Thursday, August 13, 2009

M-422a - The Jacket that started it all for me

In the winter of 2001, a strange compulsion washed over me. Though I had always been interested in World War 2 aviation and planes in general, I had never sought out a flight jacket. Sure, I had owned "bomber" jackets; mostly hand-me-down leather jackets from my Dad which were too big on me, but nothing authentic by any means.

As this interest took shape, I began reading everything I could get my hands on about World War 2 fliers, and despite my own Grandfather's affiliation with the Army Air Force as a B-24 Co-Pilot, I became fascinated with the Flying Tigers, who it just so happened, mostly wore naval flight gear. The Naval Flight jacket, called the M-422 at first, then the M-422a and finally the G-1 is largely unchanged in design since it's inception at the beginning of Naval aviation in the 20th century. When I became convinced I needed a M-422a, I contacted Mark Weinshenker of the Acme Depot, a repository for all things A-2 flight jacket in those early years. As his main love was the A-2 flight jacket (the leather flight jacket that the Army Air Force wore during World War 2), he directed me to John Chapman, who is now the proprietor of the Goodwear Leather Coat Company (more on him in future posts). John was quite eager to nerd out on all details of flight jackets; my obsession had found a like minded friend.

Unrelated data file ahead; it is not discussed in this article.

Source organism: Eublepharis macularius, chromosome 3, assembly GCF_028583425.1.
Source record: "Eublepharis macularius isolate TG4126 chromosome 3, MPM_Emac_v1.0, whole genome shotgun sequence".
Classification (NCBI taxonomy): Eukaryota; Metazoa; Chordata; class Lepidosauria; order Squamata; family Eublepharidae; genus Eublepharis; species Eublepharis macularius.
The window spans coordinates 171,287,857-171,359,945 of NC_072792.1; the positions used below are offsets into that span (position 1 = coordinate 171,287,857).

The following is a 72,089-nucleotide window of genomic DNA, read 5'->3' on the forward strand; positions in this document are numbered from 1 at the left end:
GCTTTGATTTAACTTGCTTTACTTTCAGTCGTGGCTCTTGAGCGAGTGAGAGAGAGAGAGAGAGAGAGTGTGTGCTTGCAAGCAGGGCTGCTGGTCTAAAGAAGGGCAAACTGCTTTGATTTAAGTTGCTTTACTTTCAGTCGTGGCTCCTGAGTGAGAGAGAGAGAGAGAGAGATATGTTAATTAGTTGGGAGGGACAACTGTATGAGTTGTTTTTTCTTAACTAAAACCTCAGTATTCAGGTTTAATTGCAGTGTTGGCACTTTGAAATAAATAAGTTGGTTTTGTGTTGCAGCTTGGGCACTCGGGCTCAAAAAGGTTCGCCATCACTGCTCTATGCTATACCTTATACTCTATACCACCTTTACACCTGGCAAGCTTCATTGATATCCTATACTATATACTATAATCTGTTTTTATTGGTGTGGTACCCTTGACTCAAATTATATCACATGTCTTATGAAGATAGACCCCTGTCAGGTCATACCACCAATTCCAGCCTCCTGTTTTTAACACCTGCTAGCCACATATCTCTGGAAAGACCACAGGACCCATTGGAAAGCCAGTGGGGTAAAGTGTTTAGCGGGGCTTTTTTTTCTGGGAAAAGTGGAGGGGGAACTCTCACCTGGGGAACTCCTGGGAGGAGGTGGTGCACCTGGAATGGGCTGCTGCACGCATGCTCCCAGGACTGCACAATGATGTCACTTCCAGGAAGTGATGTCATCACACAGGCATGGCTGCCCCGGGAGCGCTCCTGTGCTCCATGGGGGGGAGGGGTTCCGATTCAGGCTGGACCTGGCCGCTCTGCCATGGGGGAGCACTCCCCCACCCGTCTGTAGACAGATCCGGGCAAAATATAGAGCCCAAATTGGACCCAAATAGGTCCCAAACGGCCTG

After much discussion, I settled on a reproduction M-422a from the Real McCoy's New Zealand. Working with Real McCoy's on all the details regarding the sizing of the coat, my money was sent, and so began...the wait. It may have taken a month to arrive, newly constructed, from Christchurch, NZ, but in the years since, I don't think of that, I think of the years of service it's provided as jacket, pillow, iPod and cell phone holder and blanket. Over the course of the years I've sold it off, and bought it back - interestingly enough to John Chapman - but the effect owning it has had on me is immense. I probably wouldn't have gotten denim obsessed without this jacket (the two worlds have a great deal of overlap in terms of fans).

The photos below show the jacket in it's current state, note the quality of the leather and the well-worn knit cuffs.

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